However, it is naive to assume that “historic Christian teaching” is unitary and static, for the understanding of “historic Christian teaching” certainly changes and evolves over time. That’s why it’s a bad idea for believers within a particular part of the broad Christian spectrum to identify all of Christianity with their particular, historically conditioned interpretations. That would be like recognizing that there are multiple colors in the light spectrum, but demanding that only the color blue manifests the genuine light.

  • Curtis

    Let’s not forget the history of the term “Evangelical” as applied to a church. First used by Martin Luther (evangelische in German) in the sense of being a “Bible-based”, “Gospel-based”, or “good-news” based church as a way to distinguish the emerging Protestant churches from the established Catholic church. Luther preferred to refer to the movement as “Evangelical” rather that “Lutheran”.

    Luther believed the Bible should the be source of authority for the church, so “evangelical” was the word he chose to describe a Bible-based church. Kurt’s description of an Evangelical as someone who “finds the Bible to be authoritative for life” sounds like it could have come right from Luther’s pen.

    Many Lutheran denominations today, both progressive as well as traditional, cling to the name “Evangelical”, as coined by Luther, evan though the name was hijacked by fundamentalist Christians in the early 20th century.

  • There’s a lot of history of the term “evangelical” between Luther and 20th Century Fundamentalism. The key distinction is that Evangelical means something entirely different in English than it does in German or French, where it basically means Protestant. Given the Anglo-American context, the word takes on the meaning and usage as had developed in the last couple of centuries in British and American churches. Mark Noll has written a fair amount on this history and this usage of the term.

    Added to this, there’s the fact those Fundamentalists were intentional about turning away from the anti-intellectualism and other negative elements in order to intentionally begin a renewed movement, which they termed “neo-Evangelicalism.” The neo- has been dropped for reasons of convenience over the years. Fuller was started as the flagship seminary of this new expression of Evangelicalism. Which makes Mouw’s and Fredrickson’s comments carry that much more weight. And I’d heartily affirm their definitions.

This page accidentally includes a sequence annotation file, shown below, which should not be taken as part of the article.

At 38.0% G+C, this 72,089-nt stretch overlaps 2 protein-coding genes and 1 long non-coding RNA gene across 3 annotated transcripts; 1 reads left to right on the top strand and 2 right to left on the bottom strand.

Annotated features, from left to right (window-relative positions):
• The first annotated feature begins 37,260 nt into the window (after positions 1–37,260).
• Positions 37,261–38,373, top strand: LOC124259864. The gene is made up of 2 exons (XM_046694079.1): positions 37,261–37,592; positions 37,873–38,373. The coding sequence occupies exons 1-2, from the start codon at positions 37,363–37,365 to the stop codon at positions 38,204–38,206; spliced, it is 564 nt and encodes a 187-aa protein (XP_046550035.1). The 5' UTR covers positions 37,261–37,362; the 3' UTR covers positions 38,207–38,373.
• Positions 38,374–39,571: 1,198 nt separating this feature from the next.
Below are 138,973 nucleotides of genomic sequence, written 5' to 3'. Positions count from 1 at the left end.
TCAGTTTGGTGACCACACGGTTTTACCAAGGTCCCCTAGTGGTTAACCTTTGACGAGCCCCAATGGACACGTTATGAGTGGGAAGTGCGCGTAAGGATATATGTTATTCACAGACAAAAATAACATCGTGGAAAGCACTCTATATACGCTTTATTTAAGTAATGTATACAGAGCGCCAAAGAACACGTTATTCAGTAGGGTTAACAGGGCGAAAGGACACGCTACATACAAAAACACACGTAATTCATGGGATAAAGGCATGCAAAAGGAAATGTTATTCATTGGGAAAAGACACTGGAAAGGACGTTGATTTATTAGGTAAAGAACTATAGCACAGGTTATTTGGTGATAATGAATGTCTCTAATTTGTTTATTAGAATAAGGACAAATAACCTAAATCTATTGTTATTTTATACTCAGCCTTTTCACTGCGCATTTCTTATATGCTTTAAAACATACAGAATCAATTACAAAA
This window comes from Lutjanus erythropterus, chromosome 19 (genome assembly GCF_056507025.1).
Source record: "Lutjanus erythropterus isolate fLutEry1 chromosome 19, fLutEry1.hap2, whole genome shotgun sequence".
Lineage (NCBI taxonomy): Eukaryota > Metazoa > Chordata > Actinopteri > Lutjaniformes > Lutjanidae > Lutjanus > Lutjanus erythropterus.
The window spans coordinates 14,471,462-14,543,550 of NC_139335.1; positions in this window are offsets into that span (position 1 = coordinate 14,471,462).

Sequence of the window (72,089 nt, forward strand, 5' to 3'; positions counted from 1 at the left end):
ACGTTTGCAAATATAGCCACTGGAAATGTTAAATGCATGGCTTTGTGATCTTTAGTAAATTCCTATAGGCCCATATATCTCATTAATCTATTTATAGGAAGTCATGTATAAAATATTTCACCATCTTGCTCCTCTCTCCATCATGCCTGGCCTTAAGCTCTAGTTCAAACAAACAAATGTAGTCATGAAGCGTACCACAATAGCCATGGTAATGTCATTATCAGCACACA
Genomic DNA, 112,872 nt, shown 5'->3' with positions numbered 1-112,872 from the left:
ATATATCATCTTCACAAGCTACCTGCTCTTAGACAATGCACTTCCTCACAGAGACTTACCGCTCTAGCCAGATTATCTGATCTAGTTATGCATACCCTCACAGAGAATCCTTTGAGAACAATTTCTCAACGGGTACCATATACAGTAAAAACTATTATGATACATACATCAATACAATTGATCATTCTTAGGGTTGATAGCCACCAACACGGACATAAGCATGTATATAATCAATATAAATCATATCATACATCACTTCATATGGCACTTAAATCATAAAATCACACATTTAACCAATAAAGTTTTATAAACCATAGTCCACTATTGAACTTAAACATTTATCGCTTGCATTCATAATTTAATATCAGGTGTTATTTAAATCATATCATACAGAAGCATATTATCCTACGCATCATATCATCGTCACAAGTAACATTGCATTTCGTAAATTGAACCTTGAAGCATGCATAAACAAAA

The sticking point for me has to do with the relevant texts. Historic Christianity isn’t just a belief in Jesus, it’s a belief in a specific Jesus as told in the Bible. There are a lot of arguments about what certain beliefs mean and what we should focus on and who should be in charge of what to believe and what to focus on, but there’s a shared understanding of the narrative we work with. Whereas Mormon’s add a whole new set of narratives, which Christians, as historically understood, have not and would not accept as being valid.

    It’s like if I said I believe in Tony Jones, especially the work he did while living in Europe and Africa, doing medical missions and evangelism. I might say I believe in Tony Jones if I said that, but I’d be talking about a different Tony Jones than what he or those who have known him would recognize.

    Adding a whole new text changes significant amount of interpretation, even if you use the same names. Belief in Jesus is the same, but it’s not the same Jesus with the same narrative.

    That being said, I think there’s significant areas of discussion as Mormons do seem to want to move closer to historic Christianity and do, certainly, have a strong interest in the Bible. I had a great chat with my eye doctor a few weeks ago. He’s a Mormon elder/bishop who is leading a class for young adults and he sought wisdom in reading through the New Testament to find how to be most helpful for their issues and questions. It was a very Evangelical kind of conversation. But like Mouw said, there are still some significant distinctions.

  • I love a good theological discussion as much as the next person and am an avid home-schooled theologian, devouring every book, article, blog, speaker, etc. on the subject of the human relationship with the divine for over 20 years now. But sometimes, with all due respect, sometimes as I look for the presence of God in these conversations I find myself wistfully thinking of the words from a poem by Sir Edward Dyer, “The firmest faith is in the fewest words;” and “Love is love in beggars and in kings.”